Monday, May 4, 2015

The Escapees (1981)

AKA Les paumées du petit matin, The Runaways, Fuges mineures, A couteaux tirés

While Jean Rollin was never shy about straying from the vampire subgenre in which he made a name for himself early in his career with non-vampire films like The Iron Rose (1973) and The Demoniacs (1974), as the 70’s turned into the 80’s Rollin began traveling down some interesting roads and distanced himself from vampires even further until he returned to the subgenre in 1997 with Two Orphan Vampires. The 80’s were a particularly interesting time for Rollin as he brought his signature style to a number of films in a variety of subgenres like the emotional zombie film The Living Dead Girl (1982), the Cronenbergian Night of the Hunted (1980), the atypical crime thriller The Sidewalks of Bangkok (1984) and the made for TV dream piece Lost In New York (1989). Of course there’s also the notorious Zombie Lake (1981) which Rollin finished after Jess Franco abandoned the project and several adult films Rollin signed with his “Robert Xavier” pseudonym. If there’s one film from Rollin’s 80’s output that sticks out but also has gotten lost in the shuffle a bit over the years it’s The Escapees. For the longest time The Escapees was one of Rollin’s most under the radar films and in some ways it still is to more casual fans, however its also an incredibly powerful film and an excellent example of the emotional impact Rollin’s films can have.

Immediately after arriving at a mental institution, Michelle (Laurence Dubas), a belligerent juvenile delinquent forms an escape plan with the aid of the extremely reserved Marie (Christiane Coppé), a fellow inmate who begs Michelle to let her go along. After some initial hesitation, Michelle agrees and with no particular destination in mind the two make a run for it in search for a better place, encountering an odd assortment of characters and dangerous situations along the way.

At first glance The Escapees (Les échappées) might seem like one of Rollin’s most atypical films and to a certain extent it is due to the lack of any supernatural elements yet Rollin’s fingerprints are all over the material. Instead of vampires, vengeful demons or zombies, the creatures of the night featured in The Escapees are the types found in the real world. Traveling gypsy circus troupes, thieves, tramps, shifty nightclub patrons, these are the inhabitants of Marie and Michelle’s new world. Despite the “realist” setting, the film is still quintessentially Rollin in that it retains a fairytale quality due to Rollin’s surrealist tendencies and the random nature of Marie and Michelle’s encounters, the highlight being an exotic dance show put on by the gypsies held in the middle of a junkyard. The film also features one of Rollin’s most poignant uses of his “two girls” as the main protagonists with the characters of the timid Marie and the outgoing and opinioned Michelle perfectly contrasting each other which also makes them the perfect match. The development of their relationship throughout the film, going from slightly contentious at first to sisterly and co-dependant by the end of the film comes across as genuine which makes the film pack an even bigger punch. Rollin fanatics will instantly recognize Louise Dhour as a nightclub owner and of course Brigitte Lahaie as a lesbian yuppie. Her role might not be the biggest but it is memorable and plays a major role in fate of Marie and Michelle.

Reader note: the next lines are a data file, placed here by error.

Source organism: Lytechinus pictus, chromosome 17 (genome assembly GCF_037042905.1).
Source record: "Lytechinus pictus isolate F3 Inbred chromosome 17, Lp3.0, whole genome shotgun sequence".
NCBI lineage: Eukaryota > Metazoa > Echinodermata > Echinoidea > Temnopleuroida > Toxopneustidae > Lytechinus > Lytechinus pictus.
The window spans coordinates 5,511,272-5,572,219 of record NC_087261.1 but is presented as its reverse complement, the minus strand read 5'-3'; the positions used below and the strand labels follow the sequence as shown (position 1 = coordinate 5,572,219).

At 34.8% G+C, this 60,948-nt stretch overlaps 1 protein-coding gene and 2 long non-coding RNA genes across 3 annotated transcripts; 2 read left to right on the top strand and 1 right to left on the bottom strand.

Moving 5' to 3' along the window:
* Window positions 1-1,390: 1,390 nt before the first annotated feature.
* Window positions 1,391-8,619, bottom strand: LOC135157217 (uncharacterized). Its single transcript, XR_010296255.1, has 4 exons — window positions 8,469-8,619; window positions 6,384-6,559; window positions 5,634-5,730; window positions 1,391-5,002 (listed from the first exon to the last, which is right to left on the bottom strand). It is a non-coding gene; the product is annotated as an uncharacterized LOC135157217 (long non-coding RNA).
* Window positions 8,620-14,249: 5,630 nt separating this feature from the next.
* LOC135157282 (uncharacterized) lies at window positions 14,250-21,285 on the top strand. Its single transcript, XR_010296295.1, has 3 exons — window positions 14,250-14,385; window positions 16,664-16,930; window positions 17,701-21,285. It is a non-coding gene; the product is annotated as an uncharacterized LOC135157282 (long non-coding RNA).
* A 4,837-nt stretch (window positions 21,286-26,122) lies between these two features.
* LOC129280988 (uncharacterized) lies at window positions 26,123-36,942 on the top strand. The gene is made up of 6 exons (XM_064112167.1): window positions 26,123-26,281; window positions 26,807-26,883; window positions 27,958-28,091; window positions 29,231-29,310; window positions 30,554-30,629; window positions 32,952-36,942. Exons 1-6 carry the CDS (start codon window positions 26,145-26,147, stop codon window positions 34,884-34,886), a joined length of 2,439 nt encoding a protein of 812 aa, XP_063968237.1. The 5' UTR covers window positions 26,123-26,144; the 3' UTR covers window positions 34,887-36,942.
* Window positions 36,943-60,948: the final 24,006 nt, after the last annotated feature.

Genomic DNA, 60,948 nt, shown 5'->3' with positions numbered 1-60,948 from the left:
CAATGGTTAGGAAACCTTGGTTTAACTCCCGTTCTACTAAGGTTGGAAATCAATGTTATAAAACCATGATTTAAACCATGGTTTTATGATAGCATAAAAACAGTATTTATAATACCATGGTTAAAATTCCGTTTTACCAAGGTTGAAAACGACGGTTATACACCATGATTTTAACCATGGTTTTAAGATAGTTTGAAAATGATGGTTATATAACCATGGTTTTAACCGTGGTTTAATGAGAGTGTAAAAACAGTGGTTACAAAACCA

There were two scripts written for the film, Rollin’s original script
which was then given to a screenwriter by the name of Jacques Ralf who then wrote another script which Rollin hated. According to Rollin, Ralf was more of a theatre writer and his script contained far too much dialogue and Rollin’s films were always sparse on dialogue. Rollin also claimed that Ralf’s script was full of clichés, so when the time came to actually make the film Rollin essentially combined the two scripts shooting the best scenes from his original screenplay and the re-write. Interestingly, Rollin initially hated what has essentially gone on to become the best remembered and most highly regarded scene in the film, the amazing scene of Marie ice skating as it contained the aforementioned extra dialogue that Rollin found melodramatic and unnecessary. By his own admission, Rollin basically lost interest in the film do to all the difficultly with the script and over time had sort of forgotten about the film until a French cable TV channel acquired the rights to it for broadcast and eventually the film made its DVD debut in 2009 so at least it won’t be completely forgotten about. While it isn’t likely to win over anyone not used to Rollin’s style, there’s no reason why fans of Rollin who for some reason haven’t gotten to The Escapees yet wont find plenty to love.

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